In winning eight more games than the Boston Red Sox this year, the Houston Astros also scored 111 more runs.

That difference is a major reason why the Astros are favored in their best-of-five American League division series starting at 4 p.m. Thursday in Houston.

While Houston explodes on offense, Boston’s bats can disappear. The Red Sox were shut out 10 times, and will face the likes of Justin Verlander (Thursday) and Dallas Keuchel (Friday).

Verlander is on a roll since his trade to Houston (5-0, 1.06 ERA). In the past three years he’s 2-1 with a 1.42 ERA against Boston. And remember the 2013 ALCS, when Verlander held Boston to four hits and one run over eight innings?

Keuchel has a 0-1 record (9.98 ERA) against Boston, but that’s deceiving because it covers only three games (two starts), none of them coming in his Cy Young season in 2015, or this year, when he’s 14-5 with a 2.90 ERA.

Verlander and Keuchel, plus Houston’s offense, mean trouble for the Red Sox, who suffered a three-game sweep in last year’s ALDS against Cleveland.

But Boston does have a chance. Here are five reasons why:

1. Boston’s young players are more experienced than in 2016.

“We thought last year was important for our young, core group of players to get that postseason taste,” Manager John Farrell said. “That young core now has a point of reference. Some of the newness hopefully has worn off.”

Xander Bogaerts (25 years old), Jackie Bradley Jr. (27), Mookie Betts (25 on Saturday) and Andrew Benintendi (23) all played in the 2016 ALDS. Only Benintendi shined (3 for 9, double, home run).

Bogaerts, of course, performed well in the 2013 playoffs, batting .296.

Christian Vazquez (27) was a backup who didn’t get into last year’s playoffs, and this is obviously the first go for rookie Rafael Devers (20).

Any of these six homegrown players can get hot. The more, the better for Boston’s sake.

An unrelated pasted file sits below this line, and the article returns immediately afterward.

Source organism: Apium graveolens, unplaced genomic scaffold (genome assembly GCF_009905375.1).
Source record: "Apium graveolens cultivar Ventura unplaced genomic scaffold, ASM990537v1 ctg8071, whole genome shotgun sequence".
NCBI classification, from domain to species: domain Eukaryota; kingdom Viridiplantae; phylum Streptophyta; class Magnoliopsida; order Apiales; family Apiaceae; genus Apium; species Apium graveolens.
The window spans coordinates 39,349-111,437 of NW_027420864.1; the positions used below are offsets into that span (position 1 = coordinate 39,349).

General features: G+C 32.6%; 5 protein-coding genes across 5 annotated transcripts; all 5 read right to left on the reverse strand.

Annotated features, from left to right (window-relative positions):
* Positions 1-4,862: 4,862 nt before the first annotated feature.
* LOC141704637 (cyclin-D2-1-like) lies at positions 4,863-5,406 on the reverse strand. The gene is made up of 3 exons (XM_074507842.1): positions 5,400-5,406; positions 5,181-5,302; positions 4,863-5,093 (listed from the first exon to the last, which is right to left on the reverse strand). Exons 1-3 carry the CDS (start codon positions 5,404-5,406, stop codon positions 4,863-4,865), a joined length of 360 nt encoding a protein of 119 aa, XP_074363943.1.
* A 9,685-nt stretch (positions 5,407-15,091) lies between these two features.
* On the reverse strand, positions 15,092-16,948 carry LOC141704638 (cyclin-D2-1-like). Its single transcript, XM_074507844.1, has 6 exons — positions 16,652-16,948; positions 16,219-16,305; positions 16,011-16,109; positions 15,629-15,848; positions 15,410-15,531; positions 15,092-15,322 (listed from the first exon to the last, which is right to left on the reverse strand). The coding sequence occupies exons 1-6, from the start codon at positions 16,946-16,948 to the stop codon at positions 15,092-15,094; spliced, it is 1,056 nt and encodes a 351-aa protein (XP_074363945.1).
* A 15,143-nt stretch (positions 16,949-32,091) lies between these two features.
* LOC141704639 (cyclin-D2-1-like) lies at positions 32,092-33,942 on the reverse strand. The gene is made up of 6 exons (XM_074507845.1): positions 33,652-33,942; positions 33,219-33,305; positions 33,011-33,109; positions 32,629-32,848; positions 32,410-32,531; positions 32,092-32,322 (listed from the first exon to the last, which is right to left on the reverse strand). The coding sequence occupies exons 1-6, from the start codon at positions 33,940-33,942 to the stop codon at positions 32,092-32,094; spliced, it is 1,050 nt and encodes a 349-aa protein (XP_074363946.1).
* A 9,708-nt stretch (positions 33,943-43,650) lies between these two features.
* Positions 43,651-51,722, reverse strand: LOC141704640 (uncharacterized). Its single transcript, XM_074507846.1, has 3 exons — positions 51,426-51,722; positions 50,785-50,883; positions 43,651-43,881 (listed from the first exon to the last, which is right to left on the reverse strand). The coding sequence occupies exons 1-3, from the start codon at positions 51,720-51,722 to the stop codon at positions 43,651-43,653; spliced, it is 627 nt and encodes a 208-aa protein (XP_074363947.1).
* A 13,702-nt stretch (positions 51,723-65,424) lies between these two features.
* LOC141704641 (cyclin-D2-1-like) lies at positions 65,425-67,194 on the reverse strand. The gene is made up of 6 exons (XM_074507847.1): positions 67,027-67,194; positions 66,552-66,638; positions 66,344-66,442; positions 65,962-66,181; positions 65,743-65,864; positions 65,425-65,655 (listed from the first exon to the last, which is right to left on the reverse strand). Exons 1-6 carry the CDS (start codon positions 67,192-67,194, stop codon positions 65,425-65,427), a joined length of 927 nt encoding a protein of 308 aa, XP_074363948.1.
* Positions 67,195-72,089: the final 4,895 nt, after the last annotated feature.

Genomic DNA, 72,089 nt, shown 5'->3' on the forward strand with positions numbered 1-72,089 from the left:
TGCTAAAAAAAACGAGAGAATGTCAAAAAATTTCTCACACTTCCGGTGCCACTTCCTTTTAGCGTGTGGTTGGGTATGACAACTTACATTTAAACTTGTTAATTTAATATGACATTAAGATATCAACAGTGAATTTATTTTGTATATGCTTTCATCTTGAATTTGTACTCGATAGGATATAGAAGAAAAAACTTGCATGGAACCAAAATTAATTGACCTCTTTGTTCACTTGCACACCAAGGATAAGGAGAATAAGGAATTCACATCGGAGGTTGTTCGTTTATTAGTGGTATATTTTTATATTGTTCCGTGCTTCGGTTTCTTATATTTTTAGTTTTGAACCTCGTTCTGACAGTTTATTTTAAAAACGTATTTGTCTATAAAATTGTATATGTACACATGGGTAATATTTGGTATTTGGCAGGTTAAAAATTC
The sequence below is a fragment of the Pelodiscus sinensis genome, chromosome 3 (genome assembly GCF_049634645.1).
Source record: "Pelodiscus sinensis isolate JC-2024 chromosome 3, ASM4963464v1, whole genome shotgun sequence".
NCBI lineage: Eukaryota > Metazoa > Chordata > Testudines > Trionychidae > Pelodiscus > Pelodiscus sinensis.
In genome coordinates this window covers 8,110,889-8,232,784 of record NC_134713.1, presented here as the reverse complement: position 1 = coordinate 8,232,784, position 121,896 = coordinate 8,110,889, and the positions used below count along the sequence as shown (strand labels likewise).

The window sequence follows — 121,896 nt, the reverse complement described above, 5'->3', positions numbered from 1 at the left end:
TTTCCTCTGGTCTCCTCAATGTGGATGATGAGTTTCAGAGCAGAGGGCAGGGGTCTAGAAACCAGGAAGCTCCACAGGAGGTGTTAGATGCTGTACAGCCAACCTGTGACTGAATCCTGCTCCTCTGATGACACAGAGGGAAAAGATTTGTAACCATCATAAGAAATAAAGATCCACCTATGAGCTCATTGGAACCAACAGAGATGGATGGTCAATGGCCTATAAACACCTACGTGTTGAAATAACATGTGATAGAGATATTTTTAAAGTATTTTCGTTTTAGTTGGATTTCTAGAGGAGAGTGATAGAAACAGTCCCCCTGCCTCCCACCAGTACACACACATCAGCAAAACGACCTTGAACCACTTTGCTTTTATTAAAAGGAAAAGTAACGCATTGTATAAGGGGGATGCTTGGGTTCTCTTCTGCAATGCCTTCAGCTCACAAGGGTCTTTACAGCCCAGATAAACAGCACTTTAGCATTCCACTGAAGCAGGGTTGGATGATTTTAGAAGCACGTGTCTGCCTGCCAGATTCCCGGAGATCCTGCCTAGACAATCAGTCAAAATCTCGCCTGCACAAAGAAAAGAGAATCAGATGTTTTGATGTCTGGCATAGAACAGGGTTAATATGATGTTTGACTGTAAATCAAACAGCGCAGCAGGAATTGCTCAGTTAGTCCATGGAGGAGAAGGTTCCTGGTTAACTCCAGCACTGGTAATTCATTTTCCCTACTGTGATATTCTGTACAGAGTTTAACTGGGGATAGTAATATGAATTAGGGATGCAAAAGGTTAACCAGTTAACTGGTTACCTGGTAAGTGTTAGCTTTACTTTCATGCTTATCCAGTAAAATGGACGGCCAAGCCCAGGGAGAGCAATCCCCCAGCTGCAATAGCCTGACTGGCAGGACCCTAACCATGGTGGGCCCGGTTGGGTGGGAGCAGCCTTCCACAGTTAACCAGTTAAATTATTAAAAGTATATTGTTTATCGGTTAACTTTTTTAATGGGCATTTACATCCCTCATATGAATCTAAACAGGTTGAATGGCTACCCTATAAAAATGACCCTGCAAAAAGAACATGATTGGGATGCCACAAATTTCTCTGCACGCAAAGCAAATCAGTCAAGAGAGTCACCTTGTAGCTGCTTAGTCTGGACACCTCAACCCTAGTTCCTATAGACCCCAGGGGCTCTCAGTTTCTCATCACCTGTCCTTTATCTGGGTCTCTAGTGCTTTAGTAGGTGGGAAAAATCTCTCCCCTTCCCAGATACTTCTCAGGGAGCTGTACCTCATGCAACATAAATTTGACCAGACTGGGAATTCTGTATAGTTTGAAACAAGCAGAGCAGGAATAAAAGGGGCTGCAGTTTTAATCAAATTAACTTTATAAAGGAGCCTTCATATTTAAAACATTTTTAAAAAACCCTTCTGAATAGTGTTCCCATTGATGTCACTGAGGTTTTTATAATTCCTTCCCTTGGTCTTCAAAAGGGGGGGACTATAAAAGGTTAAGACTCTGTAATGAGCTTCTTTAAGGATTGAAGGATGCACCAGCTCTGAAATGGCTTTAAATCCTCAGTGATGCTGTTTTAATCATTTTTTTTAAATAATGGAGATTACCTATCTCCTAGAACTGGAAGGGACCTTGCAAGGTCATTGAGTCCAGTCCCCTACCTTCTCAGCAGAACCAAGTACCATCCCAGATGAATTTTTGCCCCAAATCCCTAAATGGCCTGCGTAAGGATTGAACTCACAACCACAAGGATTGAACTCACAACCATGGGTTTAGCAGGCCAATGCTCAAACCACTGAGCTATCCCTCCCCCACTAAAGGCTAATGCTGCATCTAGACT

2. Boston can hit homers despite what the statistics say (the Red Sox were last in the AL with 168 home runs, 70 fewer than Houston). Betts (24 homers), Hanley Ramirez (23), Mitch Moreland (22) and Benintendi (20) lead the Red Sox, and Devers leads the team with 10 homers in the second half of the season.

Betts had a hot September with six home runs.

In a tight game, one homer can make the difference. In 2013, Mike Napoli hit 23 home runs for Boston. He came up with a clutch one in the ALCS, homering off Verlander (see above) in a 1-0 win over the Detroit Tigers.

3. The Astros’ bullpen has holes. Boston ranked second in the league with a 3.15 ERA among its relievers. Houston ranked 10th with a 4.27 ERA.

Closer Ken Giles (2.30 ERA), and fellow right-handers Chris Devenski (2.68) and Joe Musgrove (1.44) are dependable. After that, Houston could be in trouble. One wild card is former starter Francisco Liriano, a left-hander who hasn’t allowed a hit in his last six appearances.

Boston’s bullpen, led by Craig Kimbrel, Addison Reed, David Price, Carson Smith and Joe Kelly, is a strength.

4. Baserunning seems to favor Boston. The Red Sox had a slight edge in stolen bases (106-98), but may run wild on the Astros, who ranked last in the majors in caught-stealing percentage (12 percent).

Boston’s catching tandem of Vazquez and Sandy Leon was second in the majors (39 percent) at throwing out runners.

Betts (26 of 29 on stolen base attempts), Benintendi (20 of 25) and Bogaerts (15 of 16) lead the Red Sox.

Boston will not announce its roster until Thursday but if outfielder Rajai Davis makes it, look for him to pinch run. He was 29 of 36 this year, counting his time with Oakland.

5. Surpring contributions may make the difference for the Red Sox. That includes the offense provided by Vazquez, whose defense was always his strong point. He’s batting .290, 57 points above his career average.

Brock Holt batted only .200 in an injury-plagued season but looks fine now and is getting hot (4 for 7 his last two games). Holt’s play at second base may be needed, depending on the availability of Dustin Pedroia and Eduardo Nunez, both hobbling with bum knees.

Nunez, who has played only one game since Sept. 9, said he’s ready. That would be welcome news. Nunez hit .321 in 38 games since being acquired. He could DH or sub in for Devers against Keuchel.

Deven Marrero entered this year with a .200 batting average. He still can’t hit right-handed pitching well but batted .291/.944 OPS against lefties. He should see time in the late innings, possibly as a pinch hitter, and as a defensive substitute.

So the Red Sox have a chance.

If the offense doesn’t vanish, it has the advantage.

But that’s a big if.

Kevin Thomas can be reached at 791-6411 or:

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Twitter: @ClearTheBases